So have a look at home and see if any of these alternatives are suitable to replace plastics with – they are far better for the environment!
Today our blogpost is a collaboration with Junk the Junk. Junk the Junk are a blog that encourage healthy eating and encourage people to avoid fast foods. We thought it would be a good idea to combine and do a post about the negatives of fast food. This is a great topic for us, as not only are fast foods terrible for your body, they are also some of the most littered materials in Australia!
So here are some facts about the negatives of fast food for our bodies, and also the environments:
- People who eat fast food four or more times a week up their risk of dying from heart disease by 80%.
- In 2011 fast food garbage made up for 50% of street litter.
- Eating too much fast food can lead to type 2 diabetes.
- 80% of marine plastic pollution comes from the land, with fast food packaging making up a large percentage of that.
- Fast food leads to an irregular patter of eating. A healthy person needs to have set meals throughout the day.
- Up to 31% of fast food trash collected could be replaced with reusable alternatives.
- Fast food is far more expensive than home cooked foods.
- McDonalds rubbish is the most significant contributor to fast food rubbish.
- Fast food has a lack of essential nutrients that are necessary for healthy human development.
- Napkins and bags are the most common fast food packaging to be found littered on streets.
- Foods rich in fat not only cause diseases, but increase stress levels.
So not only are fast foods bad for you, but they are bad for our environment too! It is important that we spread this message, and make it clear to individuals the harming risks fast food can have on your body, and also our environment.
James and Roxy
Today I wanted to talk about an article that the Huffington Post did about Australian’s attitude’s to littering.
The article had a few very interesting points:
- 99% of Australians are opposed to littering, however, only 70% actually follow through and clean up the streets.
- The research also found that if we saw a friend litter 74% of us would ask them to pick it up. However, if we saw a stranger litter, only 31% of us would intervene.
- In the research, out of the smokers who took part, 50% of them stated that they drop cigarette butts on the street.
- Littering has reduced throughout the country this year, except for Tasmania and the Northern Territory where there have been increases.
- The most common excuses for littering was the rubbish bins were ”very small” and that they thought the litter was biodegradable.
These are very interesting figures, and there is a fair bit of information we can take from this.
Clearly people are more comfortable asking a friend to pick up their litter than they are asking a stranger. Reasons for this could be an individual is scared of being abused by a stranger for telling them to pick up their rubbish. A solution to this could be to go over in a group of people and ask the individual to pick up their rubbish. If this person sees a number of people disagreeing with littering, it may help adjust their attitude.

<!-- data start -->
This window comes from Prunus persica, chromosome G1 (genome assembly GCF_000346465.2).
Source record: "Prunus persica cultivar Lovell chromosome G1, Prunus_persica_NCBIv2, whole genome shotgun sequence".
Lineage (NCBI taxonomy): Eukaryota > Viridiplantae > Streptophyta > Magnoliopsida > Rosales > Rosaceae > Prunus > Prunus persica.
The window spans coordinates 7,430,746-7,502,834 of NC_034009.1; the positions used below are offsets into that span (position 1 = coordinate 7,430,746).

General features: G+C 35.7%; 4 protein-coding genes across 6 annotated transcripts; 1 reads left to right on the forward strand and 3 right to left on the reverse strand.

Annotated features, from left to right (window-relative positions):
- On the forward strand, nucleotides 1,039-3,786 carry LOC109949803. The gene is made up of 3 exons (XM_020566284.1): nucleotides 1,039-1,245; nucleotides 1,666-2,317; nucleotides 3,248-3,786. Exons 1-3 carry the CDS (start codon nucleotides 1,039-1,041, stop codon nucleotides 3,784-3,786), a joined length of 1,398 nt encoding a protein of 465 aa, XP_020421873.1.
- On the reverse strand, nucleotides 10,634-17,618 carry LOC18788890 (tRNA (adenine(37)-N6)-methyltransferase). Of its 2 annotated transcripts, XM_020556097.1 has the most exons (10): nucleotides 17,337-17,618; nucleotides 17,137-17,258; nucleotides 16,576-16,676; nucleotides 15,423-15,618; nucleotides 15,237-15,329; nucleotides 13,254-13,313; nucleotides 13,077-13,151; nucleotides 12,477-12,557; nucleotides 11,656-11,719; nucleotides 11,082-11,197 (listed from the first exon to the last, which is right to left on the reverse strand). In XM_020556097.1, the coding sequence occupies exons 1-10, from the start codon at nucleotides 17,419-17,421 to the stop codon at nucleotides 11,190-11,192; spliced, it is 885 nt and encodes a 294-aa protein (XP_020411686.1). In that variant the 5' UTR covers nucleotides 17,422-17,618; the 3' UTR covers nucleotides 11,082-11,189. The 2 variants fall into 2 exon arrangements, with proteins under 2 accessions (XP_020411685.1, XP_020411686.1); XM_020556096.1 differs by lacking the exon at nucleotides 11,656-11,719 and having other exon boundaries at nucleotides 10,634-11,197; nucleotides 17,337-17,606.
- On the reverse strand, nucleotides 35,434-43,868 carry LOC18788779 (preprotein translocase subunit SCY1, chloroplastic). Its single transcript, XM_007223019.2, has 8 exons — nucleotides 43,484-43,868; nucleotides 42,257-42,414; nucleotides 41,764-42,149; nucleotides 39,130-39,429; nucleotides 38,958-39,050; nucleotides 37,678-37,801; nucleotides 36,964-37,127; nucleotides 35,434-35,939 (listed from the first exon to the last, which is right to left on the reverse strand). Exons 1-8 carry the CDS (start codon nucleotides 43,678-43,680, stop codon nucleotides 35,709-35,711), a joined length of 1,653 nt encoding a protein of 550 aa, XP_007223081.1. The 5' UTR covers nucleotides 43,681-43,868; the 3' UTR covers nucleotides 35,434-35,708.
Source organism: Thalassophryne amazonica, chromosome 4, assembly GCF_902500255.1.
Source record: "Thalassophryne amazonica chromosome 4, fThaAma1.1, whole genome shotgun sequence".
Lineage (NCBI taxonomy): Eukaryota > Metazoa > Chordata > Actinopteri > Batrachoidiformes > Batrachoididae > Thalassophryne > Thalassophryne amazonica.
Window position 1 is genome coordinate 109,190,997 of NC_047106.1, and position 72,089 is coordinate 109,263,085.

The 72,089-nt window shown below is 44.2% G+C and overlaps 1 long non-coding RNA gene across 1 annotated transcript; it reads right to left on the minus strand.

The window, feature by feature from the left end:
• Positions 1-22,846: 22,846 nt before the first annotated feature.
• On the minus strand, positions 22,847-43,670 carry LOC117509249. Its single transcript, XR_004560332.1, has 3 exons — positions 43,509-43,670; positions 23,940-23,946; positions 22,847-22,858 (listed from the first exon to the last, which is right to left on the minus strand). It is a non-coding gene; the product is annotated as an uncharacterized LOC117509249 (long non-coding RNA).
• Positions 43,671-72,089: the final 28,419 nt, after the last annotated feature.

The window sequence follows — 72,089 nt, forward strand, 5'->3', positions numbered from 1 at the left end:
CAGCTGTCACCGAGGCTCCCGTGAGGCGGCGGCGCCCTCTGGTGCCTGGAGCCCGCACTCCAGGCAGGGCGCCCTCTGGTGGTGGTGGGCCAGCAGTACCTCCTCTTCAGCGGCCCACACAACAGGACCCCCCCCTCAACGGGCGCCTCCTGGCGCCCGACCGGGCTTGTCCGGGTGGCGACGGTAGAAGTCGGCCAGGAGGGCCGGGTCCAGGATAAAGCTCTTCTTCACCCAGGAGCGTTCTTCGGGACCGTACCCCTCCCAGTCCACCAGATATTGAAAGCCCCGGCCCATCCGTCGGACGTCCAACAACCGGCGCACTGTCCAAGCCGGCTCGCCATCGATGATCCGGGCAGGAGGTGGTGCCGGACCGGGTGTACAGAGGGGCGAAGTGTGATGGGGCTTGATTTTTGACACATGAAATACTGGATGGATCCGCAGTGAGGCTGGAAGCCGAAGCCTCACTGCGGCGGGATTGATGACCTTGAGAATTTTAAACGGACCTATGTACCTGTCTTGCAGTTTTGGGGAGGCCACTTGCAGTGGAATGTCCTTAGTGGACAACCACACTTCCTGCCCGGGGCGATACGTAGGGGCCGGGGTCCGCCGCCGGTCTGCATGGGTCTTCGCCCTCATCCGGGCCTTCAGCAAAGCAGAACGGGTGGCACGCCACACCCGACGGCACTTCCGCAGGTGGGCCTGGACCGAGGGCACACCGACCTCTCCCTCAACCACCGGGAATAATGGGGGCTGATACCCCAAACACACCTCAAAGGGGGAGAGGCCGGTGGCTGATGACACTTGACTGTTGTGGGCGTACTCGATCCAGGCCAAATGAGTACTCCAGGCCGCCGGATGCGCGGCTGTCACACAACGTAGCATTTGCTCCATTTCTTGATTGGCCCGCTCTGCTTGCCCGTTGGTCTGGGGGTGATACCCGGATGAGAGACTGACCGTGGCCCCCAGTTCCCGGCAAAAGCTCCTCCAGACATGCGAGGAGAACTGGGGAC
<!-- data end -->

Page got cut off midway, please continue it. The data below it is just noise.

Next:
It is also very clear that smokers dropping cigarette butts are a large part of the littering problem. An idea to prevent this could be to integrate the anti-littering message into smoking signs and packaging. These campaigns could integrate the anti-littering message into the message that smoking is also bad for you and those around you.
Here is our quick chat with Greens Senator Lee Rhiannon about the littering issue in NSW, and what we can do to resolve it!
Is littering an issue in NSW?
Littering is always an issue, not only for visual amenity, but also for the health of our waterways and wellbeing of biodiversity. Marine litter causes terrible and injury on marine wildlife, with plastic debris and plastic bags a well recognised serious issue. It is rarely understood how much terrestrial native animals are injured or killed by litter, with wildlife tangled and dying from injuries caused by discarded rubbish every day.
Has it improved?
If the measure is if the accumulation of litter in the environment and continuing effects on wildlife and land and marine environments – probably not given an exponential rise in packaging and population. However for a researched measurement of data, you would have to direct that question to researchers and bodies that monitor littering, if one exists.
How have you targeted this ongoing problem?
At home and at work I do not litter and I practice recycling. The Greens have taken this issue up locally through councils and community actions. We have regularly targeted corporate responsibility for reducing waste.
THe EPA have recently implemented a litter prevention app, which allows you to report littering from a vehicle. What are your thoughts on this app?
I don’t know that an app addresses the underlying problem, which is shifting corporate behaviour in the first place. Effective education is always an important strategy, and government should be funding and directing its agencies to be more effective in addressing the causes of waste.
Government has the resources, funding and frameworks that can make a real difference – but only if government and all parties agree that the causes of rubbish in our environment should be addressed. For example, legislating to deal with packaging of consumer items is an important factor that both Coalition and opposition governments seem to be disinterested in.
Is it useful?
Whilst perhaps an app is something positive, I refer you to my previous answer.
I refer back to the need to deal with the causes of littering by requiring corporations to take responsibility for the waste their products create. Also education, legislation for packaging and recycling have a role.